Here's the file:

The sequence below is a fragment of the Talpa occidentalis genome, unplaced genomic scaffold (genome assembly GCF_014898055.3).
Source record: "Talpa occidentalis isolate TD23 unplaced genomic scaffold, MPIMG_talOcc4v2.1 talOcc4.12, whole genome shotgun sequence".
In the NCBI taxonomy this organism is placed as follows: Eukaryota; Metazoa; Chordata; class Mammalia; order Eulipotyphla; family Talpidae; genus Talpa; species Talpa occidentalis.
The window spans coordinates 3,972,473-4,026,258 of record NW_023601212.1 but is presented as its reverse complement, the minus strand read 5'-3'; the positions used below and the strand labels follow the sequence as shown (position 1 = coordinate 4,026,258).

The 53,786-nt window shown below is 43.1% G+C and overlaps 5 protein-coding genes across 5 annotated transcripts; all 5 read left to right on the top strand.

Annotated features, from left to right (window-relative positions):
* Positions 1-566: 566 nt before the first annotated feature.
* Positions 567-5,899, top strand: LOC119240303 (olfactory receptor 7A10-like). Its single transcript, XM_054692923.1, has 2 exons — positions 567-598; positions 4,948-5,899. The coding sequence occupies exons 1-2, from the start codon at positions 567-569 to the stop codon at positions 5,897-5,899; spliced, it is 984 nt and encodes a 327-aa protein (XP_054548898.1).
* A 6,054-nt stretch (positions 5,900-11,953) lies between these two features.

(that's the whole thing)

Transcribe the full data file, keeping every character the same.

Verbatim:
The sequence below is a fragment of the Talpa occidentalis genome, unplaced genomic scaffold (genome assembly GCF_014898055.3).
Source record: "Talpa occidentalis isolate TD23 unplaced genomic scaffold, MPIMG_talOcc4v2.1 talOcc4.12, whole genome shotgun sequence".
In the NCBI taxonomy this organism is placed as follows: Eukaryota; Metazoa; Chordata; class Mammalia; order Eulipotyphla; family Talpidae; genus Talpa; species Talpa occidentalis.
The window spans coordinates 3,972,473-4,026,258 of record NW_023601212.1 but is presented as its reverse complement, the minus strand read 5'-3'; the positions used below and the strand labels follow the sequence as shown (position 1 = coordinate 4,026,258).

The 53,786-nt window shown below is 43.1% G+C and overlaps 5 protein-coding genes across 5 annotated transcripts; all 5 read left to right on the top strand.

Annotated features, from left to right (window-relative positions):
* Positions 1-566: 566 nt before the first annotated feature.
* Positions 567-5,899, top strand: LOC119240303 (olfactory receptor 7A10-like). Its single transcript, XM_054692923.1, has 2 exons — positions 567-598; positions 4,948-5,899. The coding sequence occupies exons 1-2, from the start codon at positions 567-569 to the stop codon at positions 5,897-5,899; spliced, it is 984 nt and encodes a 327-aa protein (XP_054548898.1).
* A 6,054-nt stretch (positions 5,900-11,953) lies between these two features.